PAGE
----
The Doctor Attends A Wedding, Gives Nobody Away

It never fails: Just when you've finally got a new man in your life, the old boyfriend turns up to cause trouble. Actually, David Tennant's guest spot on the Sarah Jane Adventures was remarkably innuendo-free.

This is how we know that Russell T. Davies is no longer really involved in running the Sarah Jane Adventures: if RTD had been in the mix, "The Wedding Of Sarah Jane" would have been laced with little references to the Doctor as Sarah Jane's former boyfriend, who's showing up to stop her wedding to the cute new guy, Peter. As it was, the episode was remarkably respectful to the former companion, repeating several times that the reason she'd never gotten a bloke was because she was too busy saving the world herself, and she wasn't sure if any guy could deal with her weird life. Which is way better than the explanation RTD wrote: that she was still hung up on Tom Baker all these decades later.

So in "The Wedding Of Sarah Jane," she falls in love with a guy remarkably quickly and then agrees to marry him like a shot... so of course you know it's an evil scheme. The nice touch is that Peter Dalton isn't actually evil himself, or alien for that matter. He's just a pawn, who happens to be genuinely a good match for Sarah Jane. If they'd met under other circumstances, they might have gotten together normally, without any of this "fiendish trap" nonsense.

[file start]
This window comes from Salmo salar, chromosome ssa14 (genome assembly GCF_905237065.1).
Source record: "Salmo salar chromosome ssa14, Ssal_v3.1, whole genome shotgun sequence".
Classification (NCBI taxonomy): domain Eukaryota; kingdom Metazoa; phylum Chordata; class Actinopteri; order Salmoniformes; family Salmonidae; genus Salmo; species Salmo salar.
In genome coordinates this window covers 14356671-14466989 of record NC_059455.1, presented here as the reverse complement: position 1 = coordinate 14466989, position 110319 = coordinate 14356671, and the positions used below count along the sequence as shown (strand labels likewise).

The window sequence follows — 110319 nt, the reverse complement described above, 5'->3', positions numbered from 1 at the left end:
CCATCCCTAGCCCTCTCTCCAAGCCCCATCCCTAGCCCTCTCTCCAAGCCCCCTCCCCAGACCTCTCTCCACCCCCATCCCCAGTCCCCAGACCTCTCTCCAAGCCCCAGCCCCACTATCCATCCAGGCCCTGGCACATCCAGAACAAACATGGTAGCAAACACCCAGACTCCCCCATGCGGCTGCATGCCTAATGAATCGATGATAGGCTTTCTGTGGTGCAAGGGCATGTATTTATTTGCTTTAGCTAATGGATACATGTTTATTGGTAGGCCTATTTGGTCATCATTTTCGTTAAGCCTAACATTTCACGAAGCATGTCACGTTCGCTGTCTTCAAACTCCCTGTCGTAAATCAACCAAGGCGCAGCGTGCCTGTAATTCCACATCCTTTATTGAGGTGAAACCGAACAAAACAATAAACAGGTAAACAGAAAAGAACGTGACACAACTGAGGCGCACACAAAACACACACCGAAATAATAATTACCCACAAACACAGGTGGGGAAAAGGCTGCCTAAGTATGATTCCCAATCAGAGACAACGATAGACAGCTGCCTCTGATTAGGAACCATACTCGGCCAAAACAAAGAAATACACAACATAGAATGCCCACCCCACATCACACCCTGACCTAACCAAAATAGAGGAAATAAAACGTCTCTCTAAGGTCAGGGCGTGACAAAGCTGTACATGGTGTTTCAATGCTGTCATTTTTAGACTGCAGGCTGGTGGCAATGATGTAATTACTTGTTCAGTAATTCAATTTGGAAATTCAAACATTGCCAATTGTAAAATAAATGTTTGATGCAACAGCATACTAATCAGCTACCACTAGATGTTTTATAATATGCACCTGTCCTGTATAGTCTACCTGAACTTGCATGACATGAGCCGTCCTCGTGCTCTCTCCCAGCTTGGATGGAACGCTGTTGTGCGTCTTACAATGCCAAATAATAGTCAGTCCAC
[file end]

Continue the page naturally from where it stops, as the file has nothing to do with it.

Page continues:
But the fact that Sarah Jane feels she can't tell Peter about her real life of hanging out with robot dogs sort of raises a larger point that the RTD version of Doctor Who has skirted around a few times: At this point, after all these alien attacks, there are just two kinds of people left: The ones who know all about aliens and are completely obsessed with learning all about them... and morons. So if Sarah Jane feels like she ought to date a man who can deal with her alien-fighting lifestyle, then her dating pool ought to be enormous. I guess this is a sort of suspension of disbelief thing, except that Doctor Who has gone out of its way to poke holes in it a few times.